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Seismology in the understanding of Ocean Storms

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ABSTRACT : Ambient seismic noise, the background signal ubiquitous on seismic records, yields a wealth of information on ocean wave activity. While satellite observations and wave-rider buoys respectively provide global overviews and spot measurements of ocean storms, they frequently give contrasting results. Seismology provides an independent means of investigation, particularly where array data and/or multi-decadal records are available. This presentation reviews the motivation for understanding ocean storms, both in terms of their own occurrence and severity, and as a noise source for Earth imaging. The needs of ocean-focussed seismology, in comparison to classic earthquake seismology are noted and innovative methods of seismic data processing, including array processing are outlined. New insights are outlined, including the frequency dependence of source locations, newly observed seismic phases, the nature of ocean source signals in short time windows and the changing patterns of ocean storms over three decades.

BIO : Anya Reading leads the ‘Compute Earth’ research group at the School of Natural Sciences (Physics), University of Tasmania as a Professor of Geophysics. As an undergraduate at the University of Edinburgh she studied astrophysics and took Honours in geophysics. Through PhD research at the University of Leeds focused on New Zealand seismology, she began a journey of discovery of the southern hemisphere continents, their tectonic origins and evolution. She held a post-doc position with British Antarctic Survey, and moved to the Australian National University in 2000. In 2007, she joined the academic faculty at University of Tasmania, Hobart: Australia‚Äôs international hub for Antarctic and Southern Ocean science and logistics.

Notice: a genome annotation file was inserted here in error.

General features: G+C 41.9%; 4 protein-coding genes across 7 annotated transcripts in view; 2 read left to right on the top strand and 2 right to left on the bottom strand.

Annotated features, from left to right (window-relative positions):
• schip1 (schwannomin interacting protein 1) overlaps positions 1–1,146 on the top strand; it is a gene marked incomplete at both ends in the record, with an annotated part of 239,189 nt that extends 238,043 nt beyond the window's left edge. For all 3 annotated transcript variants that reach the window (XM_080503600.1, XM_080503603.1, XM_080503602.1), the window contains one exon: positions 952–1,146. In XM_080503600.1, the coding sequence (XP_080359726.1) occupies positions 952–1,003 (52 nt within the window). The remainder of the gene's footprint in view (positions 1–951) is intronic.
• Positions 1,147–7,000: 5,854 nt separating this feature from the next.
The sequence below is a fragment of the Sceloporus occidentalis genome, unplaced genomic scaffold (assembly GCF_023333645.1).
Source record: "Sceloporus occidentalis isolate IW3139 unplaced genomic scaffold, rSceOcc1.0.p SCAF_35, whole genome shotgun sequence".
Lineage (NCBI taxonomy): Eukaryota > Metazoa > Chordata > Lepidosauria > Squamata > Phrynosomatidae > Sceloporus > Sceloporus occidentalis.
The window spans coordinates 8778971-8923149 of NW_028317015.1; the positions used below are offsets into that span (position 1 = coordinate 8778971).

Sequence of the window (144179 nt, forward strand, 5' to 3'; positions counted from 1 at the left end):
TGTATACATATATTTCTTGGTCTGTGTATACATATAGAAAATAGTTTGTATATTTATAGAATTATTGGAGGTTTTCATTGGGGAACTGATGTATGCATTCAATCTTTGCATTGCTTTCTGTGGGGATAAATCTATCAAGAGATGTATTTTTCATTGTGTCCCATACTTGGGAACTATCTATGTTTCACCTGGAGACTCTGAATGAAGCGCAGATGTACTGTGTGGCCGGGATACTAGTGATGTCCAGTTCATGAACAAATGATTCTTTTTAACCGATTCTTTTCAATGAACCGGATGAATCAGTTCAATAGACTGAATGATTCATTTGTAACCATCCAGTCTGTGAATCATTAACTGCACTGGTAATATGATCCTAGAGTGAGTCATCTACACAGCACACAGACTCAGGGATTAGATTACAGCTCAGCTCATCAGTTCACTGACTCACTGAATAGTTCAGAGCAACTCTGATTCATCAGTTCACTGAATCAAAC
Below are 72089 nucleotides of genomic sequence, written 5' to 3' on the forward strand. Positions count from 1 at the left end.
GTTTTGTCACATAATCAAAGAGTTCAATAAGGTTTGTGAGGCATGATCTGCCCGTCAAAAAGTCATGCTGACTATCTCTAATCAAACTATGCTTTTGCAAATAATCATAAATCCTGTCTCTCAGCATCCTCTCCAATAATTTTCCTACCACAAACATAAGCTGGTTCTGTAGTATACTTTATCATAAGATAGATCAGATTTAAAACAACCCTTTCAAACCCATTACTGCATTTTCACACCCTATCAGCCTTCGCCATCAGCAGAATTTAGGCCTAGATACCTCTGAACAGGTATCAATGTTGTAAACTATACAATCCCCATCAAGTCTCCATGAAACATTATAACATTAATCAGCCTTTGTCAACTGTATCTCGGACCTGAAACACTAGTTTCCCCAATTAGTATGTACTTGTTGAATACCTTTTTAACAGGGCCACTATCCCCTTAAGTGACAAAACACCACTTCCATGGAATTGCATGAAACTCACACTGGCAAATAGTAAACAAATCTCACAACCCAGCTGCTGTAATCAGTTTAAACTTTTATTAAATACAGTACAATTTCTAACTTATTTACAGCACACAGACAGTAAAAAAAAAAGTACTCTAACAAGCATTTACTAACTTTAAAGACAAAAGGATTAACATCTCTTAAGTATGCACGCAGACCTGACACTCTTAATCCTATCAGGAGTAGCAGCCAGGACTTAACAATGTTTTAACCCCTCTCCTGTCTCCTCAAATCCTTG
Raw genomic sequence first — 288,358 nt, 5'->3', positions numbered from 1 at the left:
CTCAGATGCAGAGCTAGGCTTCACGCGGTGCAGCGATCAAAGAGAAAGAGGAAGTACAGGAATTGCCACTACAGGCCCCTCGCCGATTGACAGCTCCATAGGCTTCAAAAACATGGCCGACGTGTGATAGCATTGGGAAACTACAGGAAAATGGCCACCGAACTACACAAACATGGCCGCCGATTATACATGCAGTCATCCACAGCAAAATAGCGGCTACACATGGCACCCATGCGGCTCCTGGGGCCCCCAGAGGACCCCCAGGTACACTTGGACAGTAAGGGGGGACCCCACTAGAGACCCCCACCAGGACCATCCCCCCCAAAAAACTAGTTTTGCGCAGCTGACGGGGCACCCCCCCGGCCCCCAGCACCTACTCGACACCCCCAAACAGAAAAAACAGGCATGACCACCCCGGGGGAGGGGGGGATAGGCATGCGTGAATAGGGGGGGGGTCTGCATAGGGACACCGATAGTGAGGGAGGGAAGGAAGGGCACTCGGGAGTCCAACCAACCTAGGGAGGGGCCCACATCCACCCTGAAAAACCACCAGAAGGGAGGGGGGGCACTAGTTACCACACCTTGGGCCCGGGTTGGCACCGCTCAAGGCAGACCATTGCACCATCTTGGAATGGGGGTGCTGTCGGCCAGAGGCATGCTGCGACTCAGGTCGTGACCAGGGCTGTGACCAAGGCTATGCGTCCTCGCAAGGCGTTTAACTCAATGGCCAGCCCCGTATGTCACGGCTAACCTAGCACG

This talk is part of the Bullard Laboratories Wednesday Seminars series.

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